The 50 best albums of 2021, No 2: Wolf Alice – Blue Weekend

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The London four-piece emerged from lockdown with a soaring triumph of pop rock, brimming with elegantly polished songwriting and confident ambition


Wolf Alice’s third album could easily have been a disaster. They made it with Markus Dravs, the go-to producer for going big (Arcade Fire, Coldplay, Florence + the Machine). It’s a move that can fit uncomfortably for anyone not born in Bono’s image, as the low-key London four-piece clearly aren’t. Then the pandemic hit. Stuck in Dravs’ studio in Brussels, they meticulously refined the album, risking sucking the life from it. Somehow they skirted both pitfalls: Blue Weekend is Wolf Alice’s biggest and most immediately satisfying album – cresting shoegaze, woozy classic rock, inventive acoustic songwriting cohered by melodies that aren’t just sticky, but frequently moving. It’s also one that’s seldom as straightforward as it seems, deriving its greatest potency from Ellie Rowsell’s subtly layered songwriting.

She has said that Blue Weekend is her least autobiographical album: whatever the inspiration, it tells a convincingly lived-in story of searching in dark places for answers to some indefinable question; of self-sabotage becoming a logical response to having your worst suspicions confirmed. Rowsell’s lyrics have never been stronger, telling of a breakup with friends (brooding opener The Beach), a litany of creeps, misogynists and a cheating lover: “I take you back / Yeah, I know it seems surprising,” she thunders on Lipstick on the Glass with a measure of ecstatic control, as if mirroring her prideful composure.

Untethered, her narrator swerves knowingly into nihilism. It’s here that Wolf Alice come into their own as adept musical shapeshifters, using their broad influences to explore the extremes a person might reach for in the throes of alienation: the self-destruction and desolation; the flare-ups of defiance and self-doubt. “Safe from heartbreak if you never fall in love,” Rowsell sings conclusively over a song of the same name, her drawbridge-up stance contrasting sweetly pastoral guitar and innocent in-the-round harmonies.

Similarly, at first pass, the woozy Delicious Things comes off as a classic fantasy of a wide-eyed newcomer seduced by life in Los Angeles. But Rowsell is well aware that “the vibes are kinda wrong” and that the man whose bed she’s in is “here for one thing”. Nevertheless, she sings, paradoxically, of feeling “alive, like Marilyn Monroe”, and the dreamy song billows skywards like the ill-fated bombshell’s skirts, a blissed-out wall of guitar steadily charring. Maybe certain annihilation is the fantasy, though some self-preservationist instinct kicks in: “Hey, is mum there?” Rowsell sings in a small voice at the end. “It’s just me / I felt like calling.”

There are more headstrong forays into the abyss. The squalling, stadium-ready Smile is a personal rebuke to Rowsell’s critics. Through a jutted jaw, she reclaims attributes that some might perceive as weaknesses – caution, sensitivity, rage – but the song’s crowning moment finds her at the bar amid her fellow “lost souls”, drinking to fake that superhuman feeling. The confidence is conditional; as is the relief on Play the Greatest Hits, a deliriously fun, campy rager about the groundhog day of narcotic nights out, repeated to keep real life at bay. “It isn’t loud enough,” she screams, furiously trying to sate some primal need.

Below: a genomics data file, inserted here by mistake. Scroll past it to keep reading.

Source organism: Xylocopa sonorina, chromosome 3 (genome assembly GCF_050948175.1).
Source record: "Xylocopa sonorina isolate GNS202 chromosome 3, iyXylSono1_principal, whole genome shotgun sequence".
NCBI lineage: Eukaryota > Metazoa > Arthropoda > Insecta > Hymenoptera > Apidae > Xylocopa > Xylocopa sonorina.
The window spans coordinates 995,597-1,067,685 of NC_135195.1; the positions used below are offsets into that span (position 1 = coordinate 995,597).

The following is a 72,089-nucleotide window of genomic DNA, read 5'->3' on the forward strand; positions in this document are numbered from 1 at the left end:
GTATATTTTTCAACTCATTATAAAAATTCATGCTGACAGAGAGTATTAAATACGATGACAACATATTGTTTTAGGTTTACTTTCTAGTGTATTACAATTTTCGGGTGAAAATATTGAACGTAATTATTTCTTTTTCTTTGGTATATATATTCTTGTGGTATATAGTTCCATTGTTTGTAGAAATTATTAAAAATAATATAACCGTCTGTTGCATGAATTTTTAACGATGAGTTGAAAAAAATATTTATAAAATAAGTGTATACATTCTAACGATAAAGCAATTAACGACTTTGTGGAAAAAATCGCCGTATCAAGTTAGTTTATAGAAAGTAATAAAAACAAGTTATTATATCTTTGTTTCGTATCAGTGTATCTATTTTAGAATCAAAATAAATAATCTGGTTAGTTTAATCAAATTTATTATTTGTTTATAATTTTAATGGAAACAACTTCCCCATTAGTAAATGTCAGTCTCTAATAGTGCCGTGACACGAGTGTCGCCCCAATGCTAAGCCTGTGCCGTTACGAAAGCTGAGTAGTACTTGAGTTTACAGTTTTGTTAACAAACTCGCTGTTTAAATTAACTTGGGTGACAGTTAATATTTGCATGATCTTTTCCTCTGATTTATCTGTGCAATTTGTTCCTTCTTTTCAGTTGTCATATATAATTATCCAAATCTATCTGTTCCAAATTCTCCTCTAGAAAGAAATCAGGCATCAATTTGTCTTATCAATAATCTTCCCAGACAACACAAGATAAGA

Blue Weekend was released with Rowsell, Joff Oddie, Theo Ellis and Joel Amey all on the cusp of 30 – a time when youth’s reckless momentum slows and you’re forced to puzzle over what’s next, or at least to start being more honest with yourself. The album’s turning point, How Can I Make It OK?, plays out like an attempt at consolation, laced with their own doubts at being able to offer it: “How do we sell you the world?” Rowsell sings expansively. But they clearly understood the assignment: the song swells to a euphoric, girl-group-indebted sandstorm of a chorus that’s stirring to the point of confrontation. Similarly tender, but more barbed, is the gorgeous The Last Man on Earth, which wields opiate psychedelia a la Bowie or Floyd to slyly mock a blinkered character awaiting divine intervention instead of sorting their own life out. The music carries you off like a dream, but Rowsell’s lyrics are resolutely grounded.

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There is a powerful magnetism between the scale of these songs and the detailed empathy and frustrations they contain. But Wolf Alice also trust when to pull back. Penultimate song No Hard Feelings is the inevitable, hard breakup moment, the defenceless conclusion to the earlier heartache. “It’s not hard to remember when it was tough to hear your name,” Rowsell sings gracefully, to just softly thrummed guitar and twinkling ambience: “Crying in the bathtub to Love Is a Losing Game.” This ending is a beginning, she knows, an idea threaded into closer The Beach II, a sweet dirge that marks the reconciliation of that broken friendship: “The tide comes in as it must go out.”

These are grand gestures wielded elegantly, and they make Blue Weekend a complete, moving piece of work. In a sense, it’s a record that feels very familiar – a big, confident pop-rock album – but then you remember what an anomaly those are these days, when the form is so diminished as to have been almost abandoned. Few are bemoaning its demise, but there’s an undeniable pleasure in finding one adventurous, ambitious and human enough to remind you why they used to be so essential.

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